Ressentiment is an ugly beast and it grows and festers within the heart of those who see around them others who have what they think they ought to have. It is not simply jealousy, though it is certainly akin to that most ugly passion. It breeds a form of hatred that is directed against those around them who have the power and the wealth and seem to be rubbing their faces in their own privileged position. The French aristocracy knew the country was on the brink of starvation and insurrection and that an increase in their own pathetically small tax burden — which was a joke — might bring about some sort of balance or at least quiet down the growing unrest among those who suffered deprivation. But they refused and the resentment grew until it finally erupted in the reign of terror directed against those with wealth and position who remained in France — those who had not already fled in fear.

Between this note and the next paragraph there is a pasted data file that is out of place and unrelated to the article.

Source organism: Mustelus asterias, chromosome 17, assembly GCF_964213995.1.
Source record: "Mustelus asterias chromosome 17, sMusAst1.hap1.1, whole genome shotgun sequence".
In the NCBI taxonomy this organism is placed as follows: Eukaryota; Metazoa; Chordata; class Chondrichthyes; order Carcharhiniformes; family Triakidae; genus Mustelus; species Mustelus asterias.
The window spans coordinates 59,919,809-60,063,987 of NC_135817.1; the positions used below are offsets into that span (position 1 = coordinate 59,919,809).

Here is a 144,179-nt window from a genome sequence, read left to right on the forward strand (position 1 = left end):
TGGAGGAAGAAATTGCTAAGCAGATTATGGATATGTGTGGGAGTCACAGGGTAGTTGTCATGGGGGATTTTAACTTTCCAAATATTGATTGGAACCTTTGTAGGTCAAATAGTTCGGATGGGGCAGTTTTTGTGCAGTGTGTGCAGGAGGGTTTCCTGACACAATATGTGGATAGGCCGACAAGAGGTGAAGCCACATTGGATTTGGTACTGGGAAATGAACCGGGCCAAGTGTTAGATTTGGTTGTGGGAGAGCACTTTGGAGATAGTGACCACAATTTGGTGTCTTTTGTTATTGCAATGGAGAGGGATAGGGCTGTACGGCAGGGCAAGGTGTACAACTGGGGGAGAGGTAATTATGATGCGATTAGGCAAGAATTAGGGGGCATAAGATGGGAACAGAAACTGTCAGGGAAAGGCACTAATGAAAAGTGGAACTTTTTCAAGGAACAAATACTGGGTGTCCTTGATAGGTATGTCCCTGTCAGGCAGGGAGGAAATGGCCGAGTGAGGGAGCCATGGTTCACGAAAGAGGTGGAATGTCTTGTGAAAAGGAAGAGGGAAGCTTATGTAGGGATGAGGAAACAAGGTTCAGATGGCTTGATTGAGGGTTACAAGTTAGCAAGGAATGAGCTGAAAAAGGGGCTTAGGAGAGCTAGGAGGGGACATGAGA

Clearly, there is no exact parallel between the French in the eighteenth century and today’s Americans. But there are broad areas of resemblance as those who regard themselves as deprived of power see around them wealthy men and women who lord it over them and who refuse to bear any of the political burden, except in so far as it increases their own wealth and prestige. Indeed, the power-brokers seem to find new ways to shift that burden to the shoulders  of those who can least afford it. And in this atmosphere there appears a man who is full of bloat and rhetoric, but who seems somehow different — like them, a womanizer, a crass fellow with bluster who promises them a piece of the pie that has been denied them for so long. The things this man does that horrifies many of those around him endear him to those would be like him, arrogant, proud, domineering those around him, and abusing those who differ from him.